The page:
I pulled up to the drive through window and the very attentive and talkative young fellow said to me.
“You, Canadians you like your sugar.” (I had ordered a box of 10 timbits)
He asked, “Is diabetes a problem here in your country?”
I said, “Yes it is a big factor here.”
I asked him, “Where are you from?”
He said, “Sri Lanka.”
I asked him if they have sweet things in his country.
He thought about it a moment and then answered – “Yes, we have sweet things and we like them. But we have them only at special occasions. We do not eat them for Breakfast, Lunch and Supper.”
Wow! He nailed it, didn’t he?
Our culture has as lot of sugar foods, no argument from me, then we also pour it into our coffee, tea, or other beverage and consume it all day long. It is interesting that this was his take away on our country as a new comer – we like our sugar. A part of me wishes I had asked him what other things he has noticed about “Canadians,” but I did not.
Our world is so connected, more so than I think we realize. It is not simply because of the internet – it was connected way before then.
Let’s take the electric car for instance.
We like to think that this is a “new” feature in our world, but alas it certainly is not!
Sorry if that bursts your bubble but the electric car has been around for a long time.
“What has been will be again, what has been done will be done again; there is nothing new under the sun.” Ecclesiastes 1:9
Electric cars have been around for well over 100 years, mainly in Europe and in the USA.
Think about that for a moment, that is way before the age of internet where they could share information, yet the electric car was in 3 different parts of the world. Keep reading to see #3.
What first started this for me was that I saw a commemorative stamp from 1917 with an electric car on it and I was quite surprised, and it got me searching for its’ history. I came across the astounding information that as early 1832 a crude version of an electric car has been around. In the 1870’s these electric cars became the practical way to get around.
In 1917 in the USA, 38% of vehicles were electric, 40% were steam powered (originally invented in the 1700’s) and only 22% were gasoline. New York city even had a fleet of electric taxis.
GE made electric vehicles from 1904 to the 1920’s for both commercial and private use. The peak of the use of electric cars was in 1910 and they sold 1,000-2,000 cars per year. WW1 only upped its value when gasoline was in short supply during the war.
The Anderson Electric Company made the ‘Detroit Electric Car’ from 1907 – 1939.
The internal combustion engine became more common and less expensive, so sales started to slide and with the stock market crash of 1929 many companies did not recover.
A Japanese battery company owner imported 2 Detroit Electric cars to Japan in 1917, this is country #3, how did he even know about the “Detroit Electric Car”? He did not have the internet. He used one of these cars as his daily driver for 29 years. How many of our “modern” cars are still running 29 years later?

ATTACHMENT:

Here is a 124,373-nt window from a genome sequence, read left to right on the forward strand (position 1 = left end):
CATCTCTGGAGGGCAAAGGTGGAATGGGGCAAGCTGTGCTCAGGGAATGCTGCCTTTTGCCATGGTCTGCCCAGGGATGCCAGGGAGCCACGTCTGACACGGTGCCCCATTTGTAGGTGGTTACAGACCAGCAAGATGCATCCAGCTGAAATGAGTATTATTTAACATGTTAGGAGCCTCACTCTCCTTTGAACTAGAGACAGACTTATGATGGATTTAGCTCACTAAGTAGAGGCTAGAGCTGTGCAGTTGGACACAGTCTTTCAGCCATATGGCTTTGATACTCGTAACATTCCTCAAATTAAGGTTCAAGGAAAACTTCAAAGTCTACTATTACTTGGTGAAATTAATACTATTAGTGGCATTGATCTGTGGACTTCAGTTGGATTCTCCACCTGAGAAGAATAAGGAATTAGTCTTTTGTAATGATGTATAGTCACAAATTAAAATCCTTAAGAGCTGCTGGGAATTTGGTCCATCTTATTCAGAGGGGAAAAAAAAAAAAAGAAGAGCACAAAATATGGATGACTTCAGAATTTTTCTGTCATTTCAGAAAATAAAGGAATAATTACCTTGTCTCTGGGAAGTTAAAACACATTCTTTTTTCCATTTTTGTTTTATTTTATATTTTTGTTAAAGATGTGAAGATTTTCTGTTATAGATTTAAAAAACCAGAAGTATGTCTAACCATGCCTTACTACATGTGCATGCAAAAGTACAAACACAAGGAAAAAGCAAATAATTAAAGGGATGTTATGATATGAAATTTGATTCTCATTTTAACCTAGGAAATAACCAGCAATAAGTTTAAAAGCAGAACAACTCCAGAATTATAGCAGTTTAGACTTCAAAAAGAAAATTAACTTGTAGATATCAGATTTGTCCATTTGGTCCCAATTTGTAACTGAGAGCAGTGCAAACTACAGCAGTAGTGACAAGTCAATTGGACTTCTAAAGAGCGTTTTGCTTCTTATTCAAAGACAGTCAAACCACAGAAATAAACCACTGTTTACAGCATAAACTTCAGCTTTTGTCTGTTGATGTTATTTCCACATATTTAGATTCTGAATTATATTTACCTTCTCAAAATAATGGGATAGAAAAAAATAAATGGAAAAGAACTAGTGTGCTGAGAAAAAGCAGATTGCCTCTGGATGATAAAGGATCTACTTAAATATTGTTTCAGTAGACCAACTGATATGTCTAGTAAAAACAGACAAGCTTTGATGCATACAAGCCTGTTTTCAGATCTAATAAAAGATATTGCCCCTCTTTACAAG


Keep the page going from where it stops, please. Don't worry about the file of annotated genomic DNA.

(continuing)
There have been so many brilliant minds in the history of mankind, what makes us think that we are getting “smarter?” I personally think that if they have to keep pushing AI (artificial intelligence – it is probably because we are not thinking enough), because humans have thought brilliantly for a very long time, they were designed in their Creators image after all. The Creator, God Himself, who knows everything.
In fact in the Bible at the Tower of Babel, thousands of years ago, God saw that humans united together were so smart that “nothing they plan to do will be impossible for them.” They had a universal language which they spoke and God decided to confounded their language and scattered them around the world so they would not be able to understand each other. That is why the tower was called “Babel” – God confused their language and today when we say someone is “babbling” it means they do not make sense, we cannot understand them. Check out the story in Genesis 9:1-11.
The Egyptians built the pyramids, we still have no idea how exactly they made them without our technology and our big modern machinery. We also had the Aztecs, the Persians, the Greek philosophers, the Roman Empire, the Mayans, the Incas, have you seen pictures of the Nazca desert airstrips in Peru made thousands of years ago? No one knows how or why they are permanently in the ground, but they are. I know a pilot who personally flew over these and he said as a pilot they looked like landing strips to him. What were they flying?
Picture from Ancient Origins August 25, 2017
Who built Stonehenge? Or Mesa Verde in Colorado? Why did they carve the Moai Statues on Easter Island? We do not know. Consider China and its remarkable history, Chinese medicine has been recorded for thousands of years. Way before big Pharma and the WHO (World Health Organization).
Look at the underground cities under Turkey and Italy and many other countries – totally brilliantly planned and built, again executed without our modern technology. So many momentous achievements by past civilizations pointing to the genius of the human brain.
In my opinion our human brains are being shrunk by modern technology as it does a lot of the work for us, but is that a good thing? What is that old saying: “If you don’t use it, you lose it.”
If newcomers to our country have first impressions that what we offer is a sugar addicted nation, and then they see us spend billions of dollars to keep the medical care for those with sugar problems, I realized that I did not feel all that bright when I answered his couple of questions to me. Perhaps I did not really want to know his next opinion of our country....
I pray that we will leave a legacy of some brilliance, but I wonder what will they actually say in the future about our generation?